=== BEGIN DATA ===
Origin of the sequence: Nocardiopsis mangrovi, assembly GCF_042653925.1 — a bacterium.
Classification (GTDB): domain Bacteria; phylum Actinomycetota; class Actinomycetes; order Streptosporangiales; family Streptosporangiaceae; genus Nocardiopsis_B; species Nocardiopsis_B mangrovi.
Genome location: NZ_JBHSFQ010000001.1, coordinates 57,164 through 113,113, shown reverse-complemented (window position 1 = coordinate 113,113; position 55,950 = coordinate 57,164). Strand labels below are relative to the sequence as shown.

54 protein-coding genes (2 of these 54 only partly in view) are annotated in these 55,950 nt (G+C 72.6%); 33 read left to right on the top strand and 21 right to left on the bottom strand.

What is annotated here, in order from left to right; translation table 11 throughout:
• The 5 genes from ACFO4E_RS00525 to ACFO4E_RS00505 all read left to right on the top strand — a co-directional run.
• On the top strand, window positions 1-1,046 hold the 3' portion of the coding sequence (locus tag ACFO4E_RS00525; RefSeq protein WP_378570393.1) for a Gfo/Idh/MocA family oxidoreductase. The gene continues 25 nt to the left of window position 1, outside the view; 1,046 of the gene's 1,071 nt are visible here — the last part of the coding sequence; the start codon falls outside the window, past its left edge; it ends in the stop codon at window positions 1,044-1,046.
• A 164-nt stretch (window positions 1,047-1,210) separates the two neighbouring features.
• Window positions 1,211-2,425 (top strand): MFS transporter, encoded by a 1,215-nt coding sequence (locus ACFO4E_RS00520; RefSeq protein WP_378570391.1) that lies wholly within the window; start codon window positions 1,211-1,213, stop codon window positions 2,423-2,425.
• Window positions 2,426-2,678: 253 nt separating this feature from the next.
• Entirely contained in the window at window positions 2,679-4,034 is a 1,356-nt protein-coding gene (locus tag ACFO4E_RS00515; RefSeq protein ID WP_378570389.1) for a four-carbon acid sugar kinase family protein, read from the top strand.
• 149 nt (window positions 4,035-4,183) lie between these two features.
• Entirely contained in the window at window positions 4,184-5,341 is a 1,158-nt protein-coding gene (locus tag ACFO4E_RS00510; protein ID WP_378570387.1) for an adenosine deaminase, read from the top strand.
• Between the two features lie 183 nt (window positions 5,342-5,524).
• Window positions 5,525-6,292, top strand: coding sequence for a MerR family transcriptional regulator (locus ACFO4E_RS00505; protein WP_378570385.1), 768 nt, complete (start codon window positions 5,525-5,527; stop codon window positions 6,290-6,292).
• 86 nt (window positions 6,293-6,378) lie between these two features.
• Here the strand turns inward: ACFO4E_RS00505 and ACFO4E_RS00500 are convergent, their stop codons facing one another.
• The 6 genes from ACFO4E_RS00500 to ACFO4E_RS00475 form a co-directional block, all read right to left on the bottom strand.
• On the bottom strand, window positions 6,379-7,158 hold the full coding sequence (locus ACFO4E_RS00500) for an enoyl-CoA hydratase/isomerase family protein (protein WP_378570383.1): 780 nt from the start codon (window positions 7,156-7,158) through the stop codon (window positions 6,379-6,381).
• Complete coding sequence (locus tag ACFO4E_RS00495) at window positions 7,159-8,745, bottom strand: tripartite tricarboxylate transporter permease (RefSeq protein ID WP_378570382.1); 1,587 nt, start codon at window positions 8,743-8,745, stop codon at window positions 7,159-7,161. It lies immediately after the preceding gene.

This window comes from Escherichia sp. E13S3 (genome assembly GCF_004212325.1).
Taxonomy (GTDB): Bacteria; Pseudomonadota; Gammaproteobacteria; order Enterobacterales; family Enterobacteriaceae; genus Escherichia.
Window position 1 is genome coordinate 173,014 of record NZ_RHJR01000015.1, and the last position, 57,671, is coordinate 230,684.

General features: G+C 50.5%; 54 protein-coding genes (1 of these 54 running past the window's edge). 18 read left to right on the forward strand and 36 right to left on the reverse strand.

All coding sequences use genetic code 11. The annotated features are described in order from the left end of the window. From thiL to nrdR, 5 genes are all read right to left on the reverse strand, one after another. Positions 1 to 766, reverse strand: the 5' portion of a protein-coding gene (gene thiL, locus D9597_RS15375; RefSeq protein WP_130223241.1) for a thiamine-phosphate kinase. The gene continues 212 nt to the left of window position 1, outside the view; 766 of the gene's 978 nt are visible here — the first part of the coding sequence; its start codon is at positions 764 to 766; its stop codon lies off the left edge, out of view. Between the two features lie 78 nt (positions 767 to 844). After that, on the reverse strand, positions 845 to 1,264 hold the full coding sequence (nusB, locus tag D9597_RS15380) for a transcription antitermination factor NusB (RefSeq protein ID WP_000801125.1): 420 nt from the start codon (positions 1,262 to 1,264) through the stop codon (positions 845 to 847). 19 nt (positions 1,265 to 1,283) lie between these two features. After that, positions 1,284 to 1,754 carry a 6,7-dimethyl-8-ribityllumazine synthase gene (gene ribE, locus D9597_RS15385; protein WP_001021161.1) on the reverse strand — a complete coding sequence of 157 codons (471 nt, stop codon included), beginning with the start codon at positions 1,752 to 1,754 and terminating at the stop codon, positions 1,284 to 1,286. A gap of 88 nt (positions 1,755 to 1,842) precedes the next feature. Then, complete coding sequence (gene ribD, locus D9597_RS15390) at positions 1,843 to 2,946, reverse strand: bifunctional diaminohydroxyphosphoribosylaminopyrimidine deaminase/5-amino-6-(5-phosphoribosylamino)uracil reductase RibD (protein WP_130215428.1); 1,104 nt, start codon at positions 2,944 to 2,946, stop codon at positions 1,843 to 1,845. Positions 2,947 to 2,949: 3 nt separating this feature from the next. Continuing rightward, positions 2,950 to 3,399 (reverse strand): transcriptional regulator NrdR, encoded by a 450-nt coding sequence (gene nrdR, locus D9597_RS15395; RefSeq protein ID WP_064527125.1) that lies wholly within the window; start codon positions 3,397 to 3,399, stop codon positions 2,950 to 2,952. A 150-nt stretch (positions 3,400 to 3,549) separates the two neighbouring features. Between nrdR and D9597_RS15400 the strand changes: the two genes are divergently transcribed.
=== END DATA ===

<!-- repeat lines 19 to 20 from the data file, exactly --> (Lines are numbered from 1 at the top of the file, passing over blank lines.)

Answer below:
• On the bottom strand, window positions 6,379-7,158 hold the full coding sequence (locus ACFO4E_RS00500) for an enoyl-CoA hydratase/isomerase family protein (protein WP_378570383.1): 780 nt from the start codon (window positions 7,156-7,158) through the stop codon (window positions 6,379-6,381).
• Complete coding sequence (locus tag ACFO4E_RS00495) at window positions 7,159-8,745, bottom strand: tripartite tricarboxylate transporter permease (RefSeq protein ID WP_378570382.1); 1,587 nt, start codon at window positions 8,743-8,745, stop codon at window positions 7,159-7,161. It lies immediately after the preceding gene.